Homemade Utah Scones

Can you keep a secret? Cuz I have a secret that the rest of the world is missing out on…

I have a secret the rest of the world is missing out on. It's a secret recipe for scones. Utah scones. A plate-size, golden-fried, puffy piece of greatness served up with honey butter, syrup, or powdered sugar. Bakerette.com

It’s a secret recipe for “scones”. A plate-size, golden-fried, puffy piece of greatness served up with honey butter, syrup, or powdered sugar.

Mom made these “scones” my whole growing up years. We could count on “scones” for breakfast, especially for special occasions.

I know, I know, these don’t look like your “typical” scone. At least, not the way the rest of the world knows scones, like these Cranberry Chocolate Scones. I had no idea that the world saw scones differently and that the scones I know and love are actually Utah Scones or Mormon Scones. Don’t worry… if you eat them, you won’t grow horns on your head. LOL. It’s funny the perceptions people have about Mormons. I’ll end the rumors now: Mormons do not have horns.

If you ask the nearly 3 million Utahns, they would tell you these golden puffs of goodness are “Scones”. And they would look at you like you were crazy if you showed them the British-style and said those were scones. I’m kidding, of course. But it’s pretty darn close to the truth.

Utah scones are more like Navajo fry bread or Sopapillas where you use a sweet yeast dough, cut up into squares or balls of dough…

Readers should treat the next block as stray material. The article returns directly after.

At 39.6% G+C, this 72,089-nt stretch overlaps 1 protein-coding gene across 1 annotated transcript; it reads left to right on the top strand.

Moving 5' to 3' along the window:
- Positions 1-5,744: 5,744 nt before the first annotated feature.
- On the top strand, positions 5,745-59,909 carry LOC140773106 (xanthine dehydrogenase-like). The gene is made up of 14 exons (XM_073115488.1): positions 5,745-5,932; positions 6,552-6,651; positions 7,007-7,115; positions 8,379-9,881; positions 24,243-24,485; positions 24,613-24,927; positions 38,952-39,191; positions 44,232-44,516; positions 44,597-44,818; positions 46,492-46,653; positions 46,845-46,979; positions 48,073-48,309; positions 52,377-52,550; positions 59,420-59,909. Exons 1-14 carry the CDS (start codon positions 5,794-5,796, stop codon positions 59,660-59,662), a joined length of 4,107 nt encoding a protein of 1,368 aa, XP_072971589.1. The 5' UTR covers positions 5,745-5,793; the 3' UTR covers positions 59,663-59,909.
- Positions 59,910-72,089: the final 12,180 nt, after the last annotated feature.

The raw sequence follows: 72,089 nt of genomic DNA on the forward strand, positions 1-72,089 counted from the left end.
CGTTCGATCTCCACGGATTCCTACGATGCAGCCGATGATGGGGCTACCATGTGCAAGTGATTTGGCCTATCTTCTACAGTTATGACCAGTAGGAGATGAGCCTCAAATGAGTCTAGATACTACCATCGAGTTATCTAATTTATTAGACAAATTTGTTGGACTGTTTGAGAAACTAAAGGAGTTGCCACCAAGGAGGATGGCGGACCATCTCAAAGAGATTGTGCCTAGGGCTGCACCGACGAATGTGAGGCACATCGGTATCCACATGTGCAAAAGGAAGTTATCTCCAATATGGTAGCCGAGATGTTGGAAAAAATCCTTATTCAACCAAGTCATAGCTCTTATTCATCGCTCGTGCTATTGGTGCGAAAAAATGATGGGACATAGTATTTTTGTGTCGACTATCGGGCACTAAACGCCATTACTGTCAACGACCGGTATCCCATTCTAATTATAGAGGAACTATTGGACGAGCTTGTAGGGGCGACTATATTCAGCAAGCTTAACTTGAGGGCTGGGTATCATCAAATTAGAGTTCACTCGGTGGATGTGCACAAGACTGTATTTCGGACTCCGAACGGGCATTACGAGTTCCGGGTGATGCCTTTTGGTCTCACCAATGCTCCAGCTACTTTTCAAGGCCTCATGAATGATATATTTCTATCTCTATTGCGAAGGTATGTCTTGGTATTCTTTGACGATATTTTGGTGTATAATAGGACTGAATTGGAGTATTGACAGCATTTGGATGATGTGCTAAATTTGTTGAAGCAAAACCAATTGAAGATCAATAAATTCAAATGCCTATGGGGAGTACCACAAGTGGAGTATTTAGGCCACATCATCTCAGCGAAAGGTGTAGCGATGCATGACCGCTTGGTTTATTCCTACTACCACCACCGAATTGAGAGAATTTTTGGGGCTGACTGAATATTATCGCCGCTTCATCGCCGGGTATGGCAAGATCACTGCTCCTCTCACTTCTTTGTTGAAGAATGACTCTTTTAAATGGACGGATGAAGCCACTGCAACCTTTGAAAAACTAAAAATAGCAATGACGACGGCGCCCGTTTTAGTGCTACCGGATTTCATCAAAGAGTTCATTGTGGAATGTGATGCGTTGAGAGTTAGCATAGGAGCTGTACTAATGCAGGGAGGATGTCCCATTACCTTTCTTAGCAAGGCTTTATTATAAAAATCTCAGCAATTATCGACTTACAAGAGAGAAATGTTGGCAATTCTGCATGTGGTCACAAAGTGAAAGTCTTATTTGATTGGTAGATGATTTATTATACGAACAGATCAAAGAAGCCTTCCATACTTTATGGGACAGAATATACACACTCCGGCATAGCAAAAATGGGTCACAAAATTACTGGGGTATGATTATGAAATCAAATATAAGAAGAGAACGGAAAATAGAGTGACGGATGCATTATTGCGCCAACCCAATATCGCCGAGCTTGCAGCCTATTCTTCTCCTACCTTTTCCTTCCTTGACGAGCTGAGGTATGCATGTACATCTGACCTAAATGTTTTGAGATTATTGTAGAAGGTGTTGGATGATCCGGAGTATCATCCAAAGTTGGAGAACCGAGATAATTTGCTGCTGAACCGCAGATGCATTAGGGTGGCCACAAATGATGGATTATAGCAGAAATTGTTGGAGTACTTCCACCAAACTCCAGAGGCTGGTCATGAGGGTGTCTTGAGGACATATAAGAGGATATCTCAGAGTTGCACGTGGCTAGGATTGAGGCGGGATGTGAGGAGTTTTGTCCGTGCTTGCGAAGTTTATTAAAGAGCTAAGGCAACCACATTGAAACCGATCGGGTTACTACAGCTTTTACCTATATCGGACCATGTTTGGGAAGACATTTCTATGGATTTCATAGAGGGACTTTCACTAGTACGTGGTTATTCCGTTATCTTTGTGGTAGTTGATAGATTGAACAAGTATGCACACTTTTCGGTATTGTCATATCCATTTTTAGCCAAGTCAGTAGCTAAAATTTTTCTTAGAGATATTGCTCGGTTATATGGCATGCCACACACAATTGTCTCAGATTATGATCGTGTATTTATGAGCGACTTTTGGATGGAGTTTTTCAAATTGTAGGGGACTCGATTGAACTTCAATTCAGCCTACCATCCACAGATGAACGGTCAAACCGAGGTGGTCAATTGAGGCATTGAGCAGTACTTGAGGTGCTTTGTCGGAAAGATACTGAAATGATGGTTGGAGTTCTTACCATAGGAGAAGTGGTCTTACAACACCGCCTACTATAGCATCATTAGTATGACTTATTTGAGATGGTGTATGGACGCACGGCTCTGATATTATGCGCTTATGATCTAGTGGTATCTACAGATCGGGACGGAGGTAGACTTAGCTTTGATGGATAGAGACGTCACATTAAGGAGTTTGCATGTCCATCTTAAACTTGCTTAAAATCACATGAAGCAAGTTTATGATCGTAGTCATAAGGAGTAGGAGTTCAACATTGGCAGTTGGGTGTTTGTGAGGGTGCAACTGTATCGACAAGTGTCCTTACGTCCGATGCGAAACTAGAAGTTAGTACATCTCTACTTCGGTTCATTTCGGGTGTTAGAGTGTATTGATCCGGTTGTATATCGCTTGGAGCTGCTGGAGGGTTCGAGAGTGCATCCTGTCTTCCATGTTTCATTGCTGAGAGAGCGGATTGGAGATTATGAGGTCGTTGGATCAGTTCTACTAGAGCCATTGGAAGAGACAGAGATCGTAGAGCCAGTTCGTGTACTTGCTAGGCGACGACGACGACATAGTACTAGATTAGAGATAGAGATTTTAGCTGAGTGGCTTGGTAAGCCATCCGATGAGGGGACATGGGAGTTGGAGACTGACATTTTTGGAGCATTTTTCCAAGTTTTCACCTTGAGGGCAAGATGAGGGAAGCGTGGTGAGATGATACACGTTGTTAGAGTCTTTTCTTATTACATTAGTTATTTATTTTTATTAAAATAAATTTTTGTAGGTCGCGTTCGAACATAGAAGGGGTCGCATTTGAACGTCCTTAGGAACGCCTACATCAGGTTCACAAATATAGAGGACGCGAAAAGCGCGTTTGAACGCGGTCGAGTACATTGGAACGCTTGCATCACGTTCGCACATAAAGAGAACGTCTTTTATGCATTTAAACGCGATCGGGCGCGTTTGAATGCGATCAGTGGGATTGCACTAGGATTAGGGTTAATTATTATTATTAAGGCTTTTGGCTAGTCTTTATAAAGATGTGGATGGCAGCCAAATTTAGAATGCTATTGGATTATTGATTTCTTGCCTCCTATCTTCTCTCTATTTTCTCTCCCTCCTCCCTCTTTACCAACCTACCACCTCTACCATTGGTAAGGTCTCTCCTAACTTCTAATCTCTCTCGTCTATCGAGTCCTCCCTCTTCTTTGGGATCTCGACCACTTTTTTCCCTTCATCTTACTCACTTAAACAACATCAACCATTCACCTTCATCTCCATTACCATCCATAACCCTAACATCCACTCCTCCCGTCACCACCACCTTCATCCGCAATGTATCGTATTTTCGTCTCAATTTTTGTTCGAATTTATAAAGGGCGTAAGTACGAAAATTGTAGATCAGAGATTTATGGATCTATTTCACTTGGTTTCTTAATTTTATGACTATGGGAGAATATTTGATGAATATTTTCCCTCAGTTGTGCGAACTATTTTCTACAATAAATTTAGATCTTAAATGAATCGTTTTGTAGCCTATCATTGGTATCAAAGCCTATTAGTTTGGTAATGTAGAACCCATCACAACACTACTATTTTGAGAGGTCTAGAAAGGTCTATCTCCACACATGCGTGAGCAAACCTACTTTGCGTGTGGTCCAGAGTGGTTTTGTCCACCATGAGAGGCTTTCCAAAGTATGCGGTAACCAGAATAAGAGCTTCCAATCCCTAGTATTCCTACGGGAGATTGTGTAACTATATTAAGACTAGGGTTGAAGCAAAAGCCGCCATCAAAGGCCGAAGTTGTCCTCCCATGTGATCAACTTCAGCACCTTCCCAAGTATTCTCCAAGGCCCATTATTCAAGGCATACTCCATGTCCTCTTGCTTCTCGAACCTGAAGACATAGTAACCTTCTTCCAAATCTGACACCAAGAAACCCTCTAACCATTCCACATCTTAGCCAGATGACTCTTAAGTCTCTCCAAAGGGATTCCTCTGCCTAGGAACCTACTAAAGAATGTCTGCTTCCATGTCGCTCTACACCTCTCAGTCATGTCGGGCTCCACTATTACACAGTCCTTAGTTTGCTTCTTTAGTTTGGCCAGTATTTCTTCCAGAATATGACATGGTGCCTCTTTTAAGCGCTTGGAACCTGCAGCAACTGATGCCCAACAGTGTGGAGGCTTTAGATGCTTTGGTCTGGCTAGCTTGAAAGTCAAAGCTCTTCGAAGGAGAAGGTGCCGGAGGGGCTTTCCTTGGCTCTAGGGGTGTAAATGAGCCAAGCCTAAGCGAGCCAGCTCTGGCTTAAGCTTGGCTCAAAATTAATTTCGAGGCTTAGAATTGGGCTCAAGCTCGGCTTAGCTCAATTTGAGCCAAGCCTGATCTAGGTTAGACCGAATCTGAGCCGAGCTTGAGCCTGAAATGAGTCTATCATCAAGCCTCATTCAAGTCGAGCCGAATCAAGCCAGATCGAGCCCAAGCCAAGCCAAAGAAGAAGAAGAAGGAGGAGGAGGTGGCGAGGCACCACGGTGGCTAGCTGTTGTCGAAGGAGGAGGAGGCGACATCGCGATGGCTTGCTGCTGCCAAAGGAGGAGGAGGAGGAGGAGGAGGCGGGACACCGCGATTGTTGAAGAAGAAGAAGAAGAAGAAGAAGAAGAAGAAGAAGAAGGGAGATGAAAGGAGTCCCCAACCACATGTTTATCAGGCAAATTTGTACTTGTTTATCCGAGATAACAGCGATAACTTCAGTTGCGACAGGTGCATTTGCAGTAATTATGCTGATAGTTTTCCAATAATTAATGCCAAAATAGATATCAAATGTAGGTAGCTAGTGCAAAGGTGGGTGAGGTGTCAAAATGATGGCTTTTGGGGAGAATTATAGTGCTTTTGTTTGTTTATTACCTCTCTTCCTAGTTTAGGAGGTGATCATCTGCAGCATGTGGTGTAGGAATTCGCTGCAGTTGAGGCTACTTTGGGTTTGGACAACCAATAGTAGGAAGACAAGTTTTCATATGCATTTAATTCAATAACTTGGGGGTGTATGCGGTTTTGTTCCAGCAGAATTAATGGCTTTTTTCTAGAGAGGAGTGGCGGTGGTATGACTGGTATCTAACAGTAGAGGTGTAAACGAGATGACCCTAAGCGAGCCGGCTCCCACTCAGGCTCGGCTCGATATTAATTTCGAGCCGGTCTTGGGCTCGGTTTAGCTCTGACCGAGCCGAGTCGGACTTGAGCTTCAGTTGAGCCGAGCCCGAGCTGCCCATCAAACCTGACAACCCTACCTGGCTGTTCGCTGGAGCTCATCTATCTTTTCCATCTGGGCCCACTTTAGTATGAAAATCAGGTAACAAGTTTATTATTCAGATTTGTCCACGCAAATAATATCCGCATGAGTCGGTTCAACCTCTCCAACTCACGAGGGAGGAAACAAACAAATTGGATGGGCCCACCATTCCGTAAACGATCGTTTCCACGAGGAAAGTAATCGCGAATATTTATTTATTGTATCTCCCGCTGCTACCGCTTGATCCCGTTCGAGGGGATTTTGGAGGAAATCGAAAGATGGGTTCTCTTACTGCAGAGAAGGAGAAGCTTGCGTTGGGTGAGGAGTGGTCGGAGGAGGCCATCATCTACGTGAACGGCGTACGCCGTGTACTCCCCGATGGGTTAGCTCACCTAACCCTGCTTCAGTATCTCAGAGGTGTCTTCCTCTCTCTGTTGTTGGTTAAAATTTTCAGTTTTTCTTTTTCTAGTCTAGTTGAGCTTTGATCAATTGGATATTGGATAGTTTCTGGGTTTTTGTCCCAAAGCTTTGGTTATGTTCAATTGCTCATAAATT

I have a secret the rest of the world is missing out on. It's a secret recipe for scones. Utah scones. A plate-sized, golden-fried, puffy piece of greatness served up with honey butter, syrup, or powdered sugar. Bakerette.com

deep fried in hot oil (between 350-375 degrees F)….

I have a secret the rest of the world is missing out on. It's a secret recipe for scones. Utah scones. A plate-sized, golden-fried, puffy piece of greatness served up with honey butter, syrup, or powdered sugar. Bakerette.com

and smothered in honey butter, syrup, or powdered sugar.

I have a secret the rest of the world is missing out on. It's a secret recipe for scones. Utah scones. A plate-sized, golden-fried, puffy piece of greatness served up with honey butter, syrup, or powdered sugar. Bakerette.com

There are a couple of ways I make these scones depending on the time I have…Most of the time I make the homemade dough; other times I use pre-made bread dough, like Rhodes Rolls, and make them that way. I know…so lazy. The homemade dough is thee best version!